Bio: Geert Leus received the M.Sc. and Ph.D. degree in Electrical Engineering from the KU Leuven, Belgium, in June 1996 and May 2000, respectively. Geert Leus is now an "Antoni van Leeuwenhoek" Full Professor at the Faculty of Electrical Engineering, Mathematics and Computer Science of the Delft University of Technology, The Netherlands. His research interests are in the broad area of signal processing, with a specific focus on wireless communications, array processing, sensor networks, and graph signal processing. Geert Leus received a 2002 IEEE Signal Processing Society Young Author Best Paper Award and a 2005 IEEE Signal Processing Society Best Paper Award. He is a Fellow of the IEEE and a Fellow of EURASIP. Geert Leus was a Member-at-Large of the Board of Governors of the IEEE Signal Processing Society, the Chair of the IEEE Signal Processing for Communications and Networking Technical Committee, and the Editor in Chief of the EURASIP Journal on Advances in Signal Processing. He was also on the Editorial Boards of the IEEE Transactions on Signal Processing, the IEEE Transactions on Wireless Communications, the IEEE Signal Processing Letters, and the EURASIP Journal on Advances in Signal Processing. Currently, he is a Member of the IEEE Sensor Array and Multichannel Technical Committee, an Associate Editor of Foundations and Trends in Signal Processing, and the Editor in Chief of EURASIP Signal Processing.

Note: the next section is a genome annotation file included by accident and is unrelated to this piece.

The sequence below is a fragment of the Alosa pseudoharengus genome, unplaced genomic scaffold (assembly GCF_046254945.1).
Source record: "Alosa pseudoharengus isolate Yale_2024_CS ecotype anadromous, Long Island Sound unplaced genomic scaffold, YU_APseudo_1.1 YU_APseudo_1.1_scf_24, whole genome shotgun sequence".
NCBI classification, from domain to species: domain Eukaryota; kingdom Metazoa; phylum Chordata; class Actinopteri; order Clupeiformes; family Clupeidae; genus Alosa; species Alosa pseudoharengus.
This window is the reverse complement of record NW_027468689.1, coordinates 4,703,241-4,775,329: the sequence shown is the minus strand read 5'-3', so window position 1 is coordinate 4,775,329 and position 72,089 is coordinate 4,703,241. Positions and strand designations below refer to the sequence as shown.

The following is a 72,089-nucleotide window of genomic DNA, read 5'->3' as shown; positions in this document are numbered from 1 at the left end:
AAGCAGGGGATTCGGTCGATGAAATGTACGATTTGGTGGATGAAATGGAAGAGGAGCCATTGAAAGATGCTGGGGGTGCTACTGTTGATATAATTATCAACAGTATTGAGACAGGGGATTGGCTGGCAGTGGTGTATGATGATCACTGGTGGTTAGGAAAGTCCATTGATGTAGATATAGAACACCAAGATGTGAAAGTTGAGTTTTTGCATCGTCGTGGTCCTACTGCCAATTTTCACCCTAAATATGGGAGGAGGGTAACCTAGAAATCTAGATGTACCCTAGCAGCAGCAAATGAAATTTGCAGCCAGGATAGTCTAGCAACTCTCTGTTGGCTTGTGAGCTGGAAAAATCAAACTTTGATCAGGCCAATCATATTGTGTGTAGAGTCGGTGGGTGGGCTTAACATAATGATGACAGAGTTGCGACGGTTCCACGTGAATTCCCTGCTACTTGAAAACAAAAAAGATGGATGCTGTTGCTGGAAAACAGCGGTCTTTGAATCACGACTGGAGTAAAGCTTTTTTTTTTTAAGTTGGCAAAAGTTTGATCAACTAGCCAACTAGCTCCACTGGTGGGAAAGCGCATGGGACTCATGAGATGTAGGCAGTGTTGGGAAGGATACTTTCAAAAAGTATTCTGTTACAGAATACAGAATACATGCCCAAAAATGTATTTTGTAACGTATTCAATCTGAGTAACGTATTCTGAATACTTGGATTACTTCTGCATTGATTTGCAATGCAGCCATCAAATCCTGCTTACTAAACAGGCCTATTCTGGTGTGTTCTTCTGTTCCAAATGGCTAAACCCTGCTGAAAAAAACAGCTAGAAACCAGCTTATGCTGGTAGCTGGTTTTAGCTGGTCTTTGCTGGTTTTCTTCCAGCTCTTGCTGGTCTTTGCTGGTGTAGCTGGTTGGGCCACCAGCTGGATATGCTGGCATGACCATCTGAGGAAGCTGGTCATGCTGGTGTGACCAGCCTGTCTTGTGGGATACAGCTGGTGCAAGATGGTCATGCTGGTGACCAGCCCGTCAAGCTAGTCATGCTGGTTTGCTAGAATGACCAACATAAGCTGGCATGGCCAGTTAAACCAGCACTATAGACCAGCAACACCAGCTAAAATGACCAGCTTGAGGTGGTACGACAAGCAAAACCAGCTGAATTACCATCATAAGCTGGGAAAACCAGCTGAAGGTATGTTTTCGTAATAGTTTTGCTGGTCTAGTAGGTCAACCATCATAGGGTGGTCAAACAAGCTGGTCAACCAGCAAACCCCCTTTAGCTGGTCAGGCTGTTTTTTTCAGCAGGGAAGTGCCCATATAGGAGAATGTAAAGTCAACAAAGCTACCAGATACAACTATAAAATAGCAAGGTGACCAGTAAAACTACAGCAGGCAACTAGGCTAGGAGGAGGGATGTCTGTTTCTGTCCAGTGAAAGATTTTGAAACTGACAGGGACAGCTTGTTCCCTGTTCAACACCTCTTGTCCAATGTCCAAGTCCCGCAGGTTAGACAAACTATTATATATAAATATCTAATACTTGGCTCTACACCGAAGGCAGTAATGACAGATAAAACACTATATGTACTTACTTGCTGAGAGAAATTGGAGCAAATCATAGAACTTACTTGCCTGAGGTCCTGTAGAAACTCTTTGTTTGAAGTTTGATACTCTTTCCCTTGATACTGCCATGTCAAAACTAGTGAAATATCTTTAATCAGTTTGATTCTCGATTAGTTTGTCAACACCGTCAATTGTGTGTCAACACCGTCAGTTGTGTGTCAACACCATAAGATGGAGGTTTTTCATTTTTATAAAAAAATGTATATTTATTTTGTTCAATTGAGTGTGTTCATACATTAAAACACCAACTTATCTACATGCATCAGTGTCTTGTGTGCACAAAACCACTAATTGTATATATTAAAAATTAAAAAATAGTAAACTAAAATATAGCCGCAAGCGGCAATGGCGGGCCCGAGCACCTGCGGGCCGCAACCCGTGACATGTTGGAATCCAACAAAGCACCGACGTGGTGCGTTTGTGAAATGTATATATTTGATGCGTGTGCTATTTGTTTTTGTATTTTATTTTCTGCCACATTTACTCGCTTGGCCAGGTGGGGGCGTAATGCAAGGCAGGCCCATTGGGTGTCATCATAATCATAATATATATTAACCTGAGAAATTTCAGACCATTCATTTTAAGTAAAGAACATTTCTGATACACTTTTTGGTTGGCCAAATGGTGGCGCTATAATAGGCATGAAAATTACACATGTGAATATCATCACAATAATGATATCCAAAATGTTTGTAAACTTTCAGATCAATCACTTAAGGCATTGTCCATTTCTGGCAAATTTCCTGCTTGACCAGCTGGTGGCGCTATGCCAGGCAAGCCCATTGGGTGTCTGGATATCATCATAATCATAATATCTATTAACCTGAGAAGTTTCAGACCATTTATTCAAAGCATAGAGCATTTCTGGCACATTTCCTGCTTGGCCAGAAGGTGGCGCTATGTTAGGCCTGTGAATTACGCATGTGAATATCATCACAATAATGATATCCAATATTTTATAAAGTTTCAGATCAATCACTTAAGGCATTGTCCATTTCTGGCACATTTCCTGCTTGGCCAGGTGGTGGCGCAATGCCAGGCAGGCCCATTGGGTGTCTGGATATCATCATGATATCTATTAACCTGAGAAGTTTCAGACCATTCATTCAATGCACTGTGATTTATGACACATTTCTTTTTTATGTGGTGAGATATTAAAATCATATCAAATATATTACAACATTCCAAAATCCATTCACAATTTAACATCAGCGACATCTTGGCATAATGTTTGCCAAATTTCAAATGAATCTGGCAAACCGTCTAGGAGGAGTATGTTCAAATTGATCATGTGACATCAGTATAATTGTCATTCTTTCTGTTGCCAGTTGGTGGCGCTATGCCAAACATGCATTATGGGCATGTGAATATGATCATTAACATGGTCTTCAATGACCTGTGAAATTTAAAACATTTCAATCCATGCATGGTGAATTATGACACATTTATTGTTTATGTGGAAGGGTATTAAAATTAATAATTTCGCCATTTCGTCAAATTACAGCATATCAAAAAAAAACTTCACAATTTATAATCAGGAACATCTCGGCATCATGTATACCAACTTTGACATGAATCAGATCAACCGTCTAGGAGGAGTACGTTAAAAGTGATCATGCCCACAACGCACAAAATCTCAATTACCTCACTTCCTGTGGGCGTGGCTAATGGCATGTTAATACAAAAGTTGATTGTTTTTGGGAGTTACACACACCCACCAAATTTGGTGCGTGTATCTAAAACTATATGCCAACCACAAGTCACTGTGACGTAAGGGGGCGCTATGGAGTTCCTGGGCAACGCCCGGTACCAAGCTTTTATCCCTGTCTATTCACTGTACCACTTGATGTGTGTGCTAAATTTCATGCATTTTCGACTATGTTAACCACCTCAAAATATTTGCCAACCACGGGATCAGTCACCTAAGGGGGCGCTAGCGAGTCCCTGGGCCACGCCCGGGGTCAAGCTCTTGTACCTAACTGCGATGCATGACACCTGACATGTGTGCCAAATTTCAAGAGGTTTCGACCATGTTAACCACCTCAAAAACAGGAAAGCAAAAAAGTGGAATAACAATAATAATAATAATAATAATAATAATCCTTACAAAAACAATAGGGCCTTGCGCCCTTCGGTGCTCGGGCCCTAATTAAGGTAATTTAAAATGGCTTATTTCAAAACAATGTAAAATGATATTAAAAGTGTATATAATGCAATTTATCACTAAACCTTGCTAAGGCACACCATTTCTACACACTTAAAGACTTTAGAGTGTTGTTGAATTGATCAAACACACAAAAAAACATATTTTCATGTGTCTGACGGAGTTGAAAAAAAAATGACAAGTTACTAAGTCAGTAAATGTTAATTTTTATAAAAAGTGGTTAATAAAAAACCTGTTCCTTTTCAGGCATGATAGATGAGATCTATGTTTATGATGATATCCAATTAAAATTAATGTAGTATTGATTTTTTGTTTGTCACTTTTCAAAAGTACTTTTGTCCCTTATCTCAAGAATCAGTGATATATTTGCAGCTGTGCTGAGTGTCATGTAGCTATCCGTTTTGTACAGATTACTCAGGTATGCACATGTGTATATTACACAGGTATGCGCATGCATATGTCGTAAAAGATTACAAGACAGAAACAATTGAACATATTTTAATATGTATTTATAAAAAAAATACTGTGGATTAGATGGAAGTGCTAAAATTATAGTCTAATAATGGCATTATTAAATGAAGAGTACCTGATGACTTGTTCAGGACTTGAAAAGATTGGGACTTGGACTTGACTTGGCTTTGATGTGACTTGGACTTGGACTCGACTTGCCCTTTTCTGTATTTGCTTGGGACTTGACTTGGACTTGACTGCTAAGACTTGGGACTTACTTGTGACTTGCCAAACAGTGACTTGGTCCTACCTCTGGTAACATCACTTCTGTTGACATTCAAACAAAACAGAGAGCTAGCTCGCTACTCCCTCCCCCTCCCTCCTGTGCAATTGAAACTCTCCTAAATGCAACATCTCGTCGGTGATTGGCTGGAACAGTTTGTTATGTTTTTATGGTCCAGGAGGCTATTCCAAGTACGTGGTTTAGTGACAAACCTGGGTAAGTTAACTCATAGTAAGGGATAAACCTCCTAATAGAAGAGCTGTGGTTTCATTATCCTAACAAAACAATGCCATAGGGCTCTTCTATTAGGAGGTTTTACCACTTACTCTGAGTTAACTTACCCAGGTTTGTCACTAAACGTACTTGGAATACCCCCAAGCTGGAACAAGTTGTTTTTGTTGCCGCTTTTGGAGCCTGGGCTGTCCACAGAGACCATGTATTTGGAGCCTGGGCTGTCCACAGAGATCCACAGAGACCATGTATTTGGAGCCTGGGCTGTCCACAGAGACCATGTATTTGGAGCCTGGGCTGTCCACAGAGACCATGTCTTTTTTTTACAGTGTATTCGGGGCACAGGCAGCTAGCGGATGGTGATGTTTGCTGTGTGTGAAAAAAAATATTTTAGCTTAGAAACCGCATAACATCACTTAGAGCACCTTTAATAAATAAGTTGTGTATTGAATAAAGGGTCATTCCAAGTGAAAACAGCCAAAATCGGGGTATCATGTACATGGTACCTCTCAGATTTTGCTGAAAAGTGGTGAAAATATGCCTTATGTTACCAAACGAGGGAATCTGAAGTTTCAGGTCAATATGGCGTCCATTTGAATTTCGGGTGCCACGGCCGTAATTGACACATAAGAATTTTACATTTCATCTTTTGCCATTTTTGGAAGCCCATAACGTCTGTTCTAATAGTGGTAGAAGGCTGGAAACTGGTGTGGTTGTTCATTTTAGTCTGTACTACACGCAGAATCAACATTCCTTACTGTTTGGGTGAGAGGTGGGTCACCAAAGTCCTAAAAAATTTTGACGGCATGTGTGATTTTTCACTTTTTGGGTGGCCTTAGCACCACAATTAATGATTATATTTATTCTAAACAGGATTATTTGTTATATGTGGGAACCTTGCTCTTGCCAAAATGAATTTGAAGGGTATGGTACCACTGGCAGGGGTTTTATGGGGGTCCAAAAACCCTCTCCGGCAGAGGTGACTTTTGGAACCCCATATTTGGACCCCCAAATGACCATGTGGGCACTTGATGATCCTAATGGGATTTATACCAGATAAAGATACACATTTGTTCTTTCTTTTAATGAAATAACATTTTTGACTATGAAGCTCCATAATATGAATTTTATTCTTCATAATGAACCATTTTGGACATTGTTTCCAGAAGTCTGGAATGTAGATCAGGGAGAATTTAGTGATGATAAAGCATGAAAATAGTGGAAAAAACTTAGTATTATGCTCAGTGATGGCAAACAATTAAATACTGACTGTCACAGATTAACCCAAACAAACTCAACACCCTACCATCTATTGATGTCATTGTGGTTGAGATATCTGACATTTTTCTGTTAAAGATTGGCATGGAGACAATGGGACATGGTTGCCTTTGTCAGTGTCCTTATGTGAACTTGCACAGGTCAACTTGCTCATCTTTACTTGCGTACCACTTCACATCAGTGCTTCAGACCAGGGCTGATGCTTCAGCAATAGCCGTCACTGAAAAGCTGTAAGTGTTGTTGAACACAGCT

Bio: Tie Liu received his B.S. (1998) and M.S. (2000) degrees, both in Electrical Engineering, from Tsinghua University, Beijing, China and a second M.S. degree in Mathematics (2004) and a Ph.D. degree in Electrical and Computer Engineering (2006) from the University of Illinois at Urbana-Champaign. Since August 2006 he has been with Texas A&M University, where he is currently a Professor in the Department of Electrical and Computer Engineering. His primary research interest is in the area of information theory and statistical information processing. Dr. Liu received an M. E. Van Valkenburg Graduate Research Award (2006) from the University of Illinois at Urbana-Champaign and a CAREER Award (2009) from the National Science Foundation. He was a Technical Program Committee Co-Chair for the 2008 IEEE GLOBECOM, a General Co-Chair for the 2011 IEEE North American School of Information Theory, and an Associate Editor for Shannon Theory for the IEEE Transactions on Information Theory during 2014-2016.